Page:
Surveys have shown one third of Kiwis think science is too specialised to understand. In this series, scientists who tackle mind-bogglingly complex problems each day make it simple for us. Today, we talk to Massey University theoretical chemist Distinguished Professor Peter Schwerdtfeger.
How would you describe what you do to a peer at a conference?
I am looking at fundamental aspects of how atoms and molecules interact with each other using quantum theory which goes beyond the nonrelativistic Schrodinger picture.
And then how would you to a stranger at a barbecue?
I am like a car mechanic except that the cars I am working on are really really small.
Quantum cars, so to say.
What project or projects are you currently working on at the moment and what's involved?
I am working on numerous projects.
Most are of fundamental nature: physics beyond the standard model, electroweak interactions to search for parity violation effects in chiral molecules, quantum electrodynamics of atoms and molecules, relativistic effects in superheavy elements, phase transitions in infinite systems, and on mathematical problems such as classification of polyhedra, confined quantum systems, and topological models for fullerene-like structures.
What are the trickiest questions facing your field and why is solving them so difficult?
One of the trickiest questions we solved was why mercury is liquid at room temperature - it is because of relativistic effects.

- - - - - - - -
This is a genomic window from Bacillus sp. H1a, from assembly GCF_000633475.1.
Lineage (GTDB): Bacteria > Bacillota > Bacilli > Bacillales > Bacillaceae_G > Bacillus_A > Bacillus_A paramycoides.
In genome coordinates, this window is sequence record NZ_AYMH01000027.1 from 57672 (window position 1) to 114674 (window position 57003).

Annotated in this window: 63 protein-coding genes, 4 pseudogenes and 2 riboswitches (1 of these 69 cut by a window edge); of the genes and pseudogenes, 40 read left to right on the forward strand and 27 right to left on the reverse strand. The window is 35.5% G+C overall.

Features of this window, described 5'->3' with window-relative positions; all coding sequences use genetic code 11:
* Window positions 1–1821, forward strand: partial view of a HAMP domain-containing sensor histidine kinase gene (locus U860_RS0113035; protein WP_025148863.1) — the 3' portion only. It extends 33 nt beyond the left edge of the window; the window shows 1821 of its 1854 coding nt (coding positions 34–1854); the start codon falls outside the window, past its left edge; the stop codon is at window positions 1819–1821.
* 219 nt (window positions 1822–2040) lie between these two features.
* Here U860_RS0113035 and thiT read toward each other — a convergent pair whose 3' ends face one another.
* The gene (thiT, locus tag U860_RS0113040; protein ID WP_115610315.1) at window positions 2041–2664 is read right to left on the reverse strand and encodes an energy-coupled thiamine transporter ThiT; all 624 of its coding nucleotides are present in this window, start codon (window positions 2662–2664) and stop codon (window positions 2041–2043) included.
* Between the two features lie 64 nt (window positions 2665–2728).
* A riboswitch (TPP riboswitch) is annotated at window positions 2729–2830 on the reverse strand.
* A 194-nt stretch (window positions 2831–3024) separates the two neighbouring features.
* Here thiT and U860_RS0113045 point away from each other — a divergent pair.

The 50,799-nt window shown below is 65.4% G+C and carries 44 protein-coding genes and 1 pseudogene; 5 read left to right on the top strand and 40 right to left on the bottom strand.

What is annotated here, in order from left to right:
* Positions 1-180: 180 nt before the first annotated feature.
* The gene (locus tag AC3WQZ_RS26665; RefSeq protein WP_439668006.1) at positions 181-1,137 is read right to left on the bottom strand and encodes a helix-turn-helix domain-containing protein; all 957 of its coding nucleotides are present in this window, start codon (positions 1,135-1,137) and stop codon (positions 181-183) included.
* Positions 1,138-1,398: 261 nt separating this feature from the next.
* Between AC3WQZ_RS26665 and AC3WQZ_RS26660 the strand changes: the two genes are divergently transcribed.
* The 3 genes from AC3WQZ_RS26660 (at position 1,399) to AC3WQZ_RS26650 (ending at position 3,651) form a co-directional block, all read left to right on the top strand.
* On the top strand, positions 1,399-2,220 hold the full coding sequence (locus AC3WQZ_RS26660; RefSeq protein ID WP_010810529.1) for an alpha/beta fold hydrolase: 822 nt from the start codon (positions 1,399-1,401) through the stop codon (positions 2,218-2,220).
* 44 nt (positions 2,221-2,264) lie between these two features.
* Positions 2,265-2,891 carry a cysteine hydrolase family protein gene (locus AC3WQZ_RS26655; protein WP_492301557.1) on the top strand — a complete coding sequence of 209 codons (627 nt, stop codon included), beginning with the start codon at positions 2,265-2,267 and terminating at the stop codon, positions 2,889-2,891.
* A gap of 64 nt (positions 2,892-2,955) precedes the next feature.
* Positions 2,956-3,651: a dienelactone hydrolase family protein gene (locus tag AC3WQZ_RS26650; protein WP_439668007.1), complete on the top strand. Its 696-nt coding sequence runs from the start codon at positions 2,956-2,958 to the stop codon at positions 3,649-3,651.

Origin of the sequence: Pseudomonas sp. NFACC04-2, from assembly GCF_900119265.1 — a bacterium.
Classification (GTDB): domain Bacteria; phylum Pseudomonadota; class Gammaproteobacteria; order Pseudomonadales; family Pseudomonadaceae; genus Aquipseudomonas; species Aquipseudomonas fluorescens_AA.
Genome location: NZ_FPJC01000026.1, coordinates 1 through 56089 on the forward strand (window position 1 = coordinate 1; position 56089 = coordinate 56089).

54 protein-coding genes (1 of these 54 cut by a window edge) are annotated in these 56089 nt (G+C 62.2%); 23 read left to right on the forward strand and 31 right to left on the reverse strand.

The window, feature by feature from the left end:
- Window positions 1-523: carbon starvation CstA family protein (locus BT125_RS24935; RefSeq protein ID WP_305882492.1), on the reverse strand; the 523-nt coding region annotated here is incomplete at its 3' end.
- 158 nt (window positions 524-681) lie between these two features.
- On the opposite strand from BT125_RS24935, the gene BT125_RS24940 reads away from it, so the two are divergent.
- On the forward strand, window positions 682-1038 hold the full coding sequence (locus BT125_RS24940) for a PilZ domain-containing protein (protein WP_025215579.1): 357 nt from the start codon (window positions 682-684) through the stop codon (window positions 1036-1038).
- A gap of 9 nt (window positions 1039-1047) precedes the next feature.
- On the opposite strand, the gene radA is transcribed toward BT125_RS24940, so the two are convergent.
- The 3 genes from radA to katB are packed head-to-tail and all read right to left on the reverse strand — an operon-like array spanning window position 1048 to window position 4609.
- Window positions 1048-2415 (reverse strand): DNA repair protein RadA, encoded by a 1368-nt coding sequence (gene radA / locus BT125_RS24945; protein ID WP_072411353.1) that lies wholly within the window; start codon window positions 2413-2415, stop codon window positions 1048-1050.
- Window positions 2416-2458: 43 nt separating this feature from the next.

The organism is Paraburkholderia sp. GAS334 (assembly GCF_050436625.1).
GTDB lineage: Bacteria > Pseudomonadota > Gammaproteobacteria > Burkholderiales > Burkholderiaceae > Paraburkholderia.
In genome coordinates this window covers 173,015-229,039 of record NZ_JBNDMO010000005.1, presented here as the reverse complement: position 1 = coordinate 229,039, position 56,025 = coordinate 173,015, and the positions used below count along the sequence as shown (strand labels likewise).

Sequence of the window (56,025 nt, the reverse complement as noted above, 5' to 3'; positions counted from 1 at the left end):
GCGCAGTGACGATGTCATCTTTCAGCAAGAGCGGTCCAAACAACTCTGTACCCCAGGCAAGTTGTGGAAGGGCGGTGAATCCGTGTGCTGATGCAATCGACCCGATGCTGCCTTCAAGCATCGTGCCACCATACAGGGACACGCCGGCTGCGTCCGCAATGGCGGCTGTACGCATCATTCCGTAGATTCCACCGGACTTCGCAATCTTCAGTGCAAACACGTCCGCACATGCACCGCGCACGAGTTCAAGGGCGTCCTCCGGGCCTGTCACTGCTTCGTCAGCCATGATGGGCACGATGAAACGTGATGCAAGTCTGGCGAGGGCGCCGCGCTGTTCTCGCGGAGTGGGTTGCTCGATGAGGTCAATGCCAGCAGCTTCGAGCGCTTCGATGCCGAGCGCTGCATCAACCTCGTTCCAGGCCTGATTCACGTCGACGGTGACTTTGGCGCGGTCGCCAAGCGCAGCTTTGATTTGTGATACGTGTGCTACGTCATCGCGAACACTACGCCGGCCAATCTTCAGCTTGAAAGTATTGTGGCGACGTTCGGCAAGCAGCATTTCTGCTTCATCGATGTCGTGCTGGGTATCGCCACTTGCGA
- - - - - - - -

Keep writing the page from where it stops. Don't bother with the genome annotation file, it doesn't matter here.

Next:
Ten years ago, we knew how to solve the problem, but we did not have the computational resources and technology available at that time.
Another notorious problem we face is related to a question raised by Max Born in 1940, of why some elements crystallise in a face-centred cubic structure instead of hexagonal closed packing.
In a hard sphere model, both packings are the densest achievable and identical.
But quantum theory makes a real difference as one has to account for the vibration of the atoms inside the crystal.
This gives a tiny energy difference between the two structures and explains why argon crystallises face-centred cubic and becomes hexagonal closed packed only at high pressures.
What do you feel are the most interesting or fascinating aspects of your field?
That every day I learn new things.
In science, you never stop learning, it is so exciting and rewarding.
Why do you think the work is important and what could it help us understand?
Our work already makes it into textbooks and the next generation will learn about our new discoveries.
We aim at a more complete picture of how nature works.